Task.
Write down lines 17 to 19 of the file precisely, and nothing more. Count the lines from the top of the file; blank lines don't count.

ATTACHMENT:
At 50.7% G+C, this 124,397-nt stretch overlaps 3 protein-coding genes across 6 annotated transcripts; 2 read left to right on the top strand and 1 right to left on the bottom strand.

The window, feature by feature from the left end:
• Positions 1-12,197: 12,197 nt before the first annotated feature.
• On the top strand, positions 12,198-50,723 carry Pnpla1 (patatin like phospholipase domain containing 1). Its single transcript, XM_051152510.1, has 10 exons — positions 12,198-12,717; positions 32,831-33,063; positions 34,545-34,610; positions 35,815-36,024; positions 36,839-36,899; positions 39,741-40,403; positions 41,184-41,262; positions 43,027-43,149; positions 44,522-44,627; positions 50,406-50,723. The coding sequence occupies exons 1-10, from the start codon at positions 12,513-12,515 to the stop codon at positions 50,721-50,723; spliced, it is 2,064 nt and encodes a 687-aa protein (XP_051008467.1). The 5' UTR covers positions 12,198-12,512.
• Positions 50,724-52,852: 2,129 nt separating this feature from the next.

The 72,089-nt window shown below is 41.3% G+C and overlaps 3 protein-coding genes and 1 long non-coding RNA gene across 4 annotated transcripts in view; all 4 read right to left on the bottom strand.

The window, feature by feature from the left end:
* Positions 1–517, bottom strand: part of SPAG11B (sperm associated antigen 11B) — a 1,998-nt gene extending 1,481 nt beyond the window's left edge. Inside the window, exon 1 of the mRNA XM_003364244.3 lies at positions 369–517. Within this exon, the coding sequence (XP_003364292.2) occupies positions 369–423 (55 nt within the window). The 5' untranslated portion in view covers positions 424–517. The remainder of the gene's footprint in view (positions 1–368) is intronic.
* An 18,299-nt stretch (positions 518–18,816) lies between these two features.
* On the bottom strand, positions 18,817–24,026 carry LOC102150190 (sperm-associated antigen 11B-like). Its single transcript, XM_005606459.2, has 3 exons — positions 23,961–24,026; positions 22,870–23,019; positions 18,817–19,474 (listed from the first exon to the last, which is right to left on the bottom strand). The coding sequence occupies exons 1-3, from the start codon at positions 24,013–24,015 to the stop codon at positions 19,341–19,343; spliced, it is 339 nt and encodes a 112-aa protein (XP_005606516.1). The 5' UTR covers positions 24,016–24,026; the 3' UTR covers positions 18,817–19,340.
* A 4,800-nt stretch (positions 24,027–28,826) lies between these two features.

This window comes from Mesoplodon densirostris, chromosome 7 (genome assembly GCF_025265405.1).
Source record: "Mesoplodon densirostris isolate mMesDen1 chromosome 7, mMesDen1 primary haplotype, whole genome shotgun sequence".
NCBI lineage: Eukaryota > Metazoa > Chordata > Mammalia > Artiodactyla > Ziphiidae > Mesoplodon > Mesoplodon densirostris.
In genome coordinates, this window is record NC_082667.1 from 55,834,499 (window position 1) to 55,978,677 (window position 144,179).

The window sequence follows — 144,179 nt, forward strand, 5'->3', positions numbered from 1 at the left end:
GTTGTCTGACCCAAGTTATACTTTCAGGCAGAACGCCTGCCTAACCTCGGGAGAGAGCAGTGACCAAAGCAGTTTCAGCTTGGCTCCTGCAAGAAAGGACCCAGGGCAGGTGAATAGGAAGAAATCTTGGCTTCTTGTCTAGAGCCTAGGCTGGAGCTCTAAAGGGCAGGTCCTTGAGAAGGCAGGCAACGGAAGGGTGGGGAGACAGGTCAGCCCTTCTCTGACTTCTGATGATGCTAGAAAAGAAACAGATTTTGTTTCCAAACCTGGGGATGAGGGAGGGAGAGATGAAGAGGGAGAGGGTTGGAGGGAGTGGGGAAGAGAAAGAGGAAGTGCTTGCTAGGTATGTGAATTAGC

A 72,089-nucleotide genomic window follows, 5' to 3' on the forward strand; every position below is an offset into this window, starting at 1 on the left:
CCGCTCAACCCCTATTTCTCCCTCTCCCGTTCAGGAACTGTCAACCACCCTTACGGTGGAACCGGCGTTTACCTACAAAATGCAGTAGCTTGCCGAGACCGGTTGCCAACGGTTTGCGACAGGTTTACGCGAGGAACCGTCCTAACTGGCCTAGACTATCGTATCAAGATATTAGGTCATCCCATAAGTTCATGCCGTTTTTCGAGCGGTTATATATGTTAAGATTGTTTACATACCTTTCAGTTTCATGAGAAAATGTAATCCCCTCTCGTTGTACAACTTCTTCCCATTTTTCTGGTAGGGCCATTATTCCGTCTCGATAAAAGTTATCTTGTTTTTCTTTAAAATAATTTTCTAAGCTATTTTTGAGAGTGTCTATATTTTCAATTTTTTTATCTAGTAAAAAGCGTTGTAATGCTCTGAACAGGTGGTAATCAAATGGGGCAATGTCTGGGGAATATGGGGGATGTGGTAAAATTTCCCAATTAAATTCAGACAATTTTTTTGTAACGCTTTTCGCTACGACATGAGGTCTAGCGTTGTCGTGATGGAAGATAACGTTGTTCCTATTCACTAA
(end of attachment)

GTTGTCTGACCCAAGTTATACTTTCAGGCAGAACGCCTGCCTAACCTCGGGAGAGAGCAGTGACCAAAGCAGTTTCAGCTTGGCTCCTGCAAGAAAGGACCCAGGGCAGGTGAATAGGAAGAAATCTTGGCTTCTTGTCTAGAGCCTAGGCTGGAGCTCTAAAGGGCAGGTCCTTGAGAAGGCAGGCAACGGAAGGGTGGGGAGACAGGTCAGCCCTTCTCTGACTTCTGATGATGCTAGAAAAGAAACAGATTTTGTTTCCAAACCTGGGGATGAGGGAGGGAGAGATGAAGAGGGAGAGGGTTGGAGGGAGTGGGGAAGAGAAAGAGGAAGTGCTTGCTAGGTATGTGAATTAGC

A 72,089-nucleotide genomic window follows, 5' to 3' on the forward strand; every position below is an offset into this window, starting at 1 on the left:
CCGCTCAACCCCTATTTCTCCCTCTCCCGTTCAGGAACTGTCAACCACCCTTACGGTGGAACCGGCGTTTACCTACAAAATGCAGTAGCTTGCCGAGACCGGTTGCCAACGGTTTGCGACAGGTTTACGCGAGGAACCGTCCTAACTGGCCTAGACTATCGTATCAAGATATTAGGTCATCCCATAAGTTCATGCCGTTTTTCGAGCGGTTATATATGTTAAGATTGTTTACATACCTTTCAGTTTCATGAGAAAATGTAATCCCCTCTCGTTGTACAACTTCTTCCCATTTTTCTGGTAGGGCCATTATTCCGTCTCGATAAAAGTTATCTTGTTTTTCTTTAAAATAATTTTCTAAGCTATTTTTGAGAGTGTCTATATTTTCAATTTTTTTATCTAGTAAAAAGCGTTGTAATGCTCTGAACAGGTGGTAATCAAATGGGGCAATGTCTGGGGAATATGGGGGATGTGGTAAAATTTCCCAATTAAATTCAGACAATTTTTTTGTAACGCTTTTCGCTACGACATGAGGTCTAGCGTTGTCGTGATGGAAGATAACGTTGTTCCTATTCACTAA